I don't really like adding this to gxe_system_canvas_refresh(), because this function is only invoked if the application manually initiates a canvas refresh operation. Typically the canvas refresh operation is not invoked manually, it is invoked internally by GUIX when the GUIX event queue is emptied. When GUIX internally invokes the canvas refresh, it does not go through the error-checking "_gxe" wrapper.
I would like to dive into why the display_driver_drawing_complete isn't giving you accurate results. As you can see this is invoked only when the canvas drawing operation "unwinds" and we are done with a drawing sequence, as the code snippet in canvas_drawing_complete below:
if (canvas -> gx_canvas_draw_nesting > 0)
if (display -> gx_display_driver_drawing_complete)
display -> gx_display_driver_drawing_complete(display, canvas);
If you are getting here multiple times for each drawing sequence, it sounds like you are manually invoking the canvas refresh and you are doing this for each dirty widget, rather than combining all the updates into one canvas refresh? That could slow things down considerably, because we also toggle frame buffers when a canvas refresh sequence is complete. So in your example, if you update three dials individually, that would trigger three frame bugger toggle operations. Better to wrap all three updates into one sequence. So like this in pseudo-code:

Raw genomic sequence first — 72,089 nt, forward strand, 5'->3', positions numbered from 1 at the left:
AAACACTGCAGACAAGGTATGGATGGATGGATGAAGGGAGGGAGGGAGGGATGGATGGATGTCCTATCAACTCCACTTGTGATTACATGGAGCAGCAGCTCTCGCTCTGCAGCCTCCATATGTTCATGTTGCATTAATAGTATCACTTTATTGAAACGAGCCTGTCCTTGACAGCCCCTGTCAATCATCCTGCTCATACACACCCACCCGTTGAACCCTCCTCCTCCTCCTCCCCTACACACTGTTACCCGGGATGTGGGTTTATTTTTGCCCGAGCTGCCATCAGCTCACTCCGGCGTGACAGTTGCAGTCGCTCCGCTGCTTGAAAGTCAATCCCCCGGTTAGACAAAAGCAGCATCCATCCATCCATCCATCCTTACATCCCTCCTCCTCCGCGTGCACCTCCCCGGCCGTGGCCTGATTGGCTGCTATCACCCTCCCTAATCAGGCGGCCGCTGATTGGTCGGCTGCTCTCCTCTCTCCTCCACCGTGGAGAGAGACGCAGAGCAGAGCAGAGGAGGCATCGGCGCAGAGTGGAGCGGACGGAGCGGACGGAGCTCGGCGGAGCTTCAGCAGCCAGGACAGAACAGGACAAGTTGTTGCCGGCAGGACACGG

gx_canvas_drawing_initiate() // mark the beginning
for each dial:
gx_canvas_drawing_complete() // the end, buffer toggle and FPS count
This happens for you automatically if you just mark the widgets dirty and let GUIX do the canvas refresh internally. If you are manually invoking canvas refresh, then you have control over how this happens. I would generally advise just to mark the widgets dirty and let GUIX take care of redrawing what needs to be redrawn, but you could have very good reasons for doing things as you are, every application is different.
Hope this helps,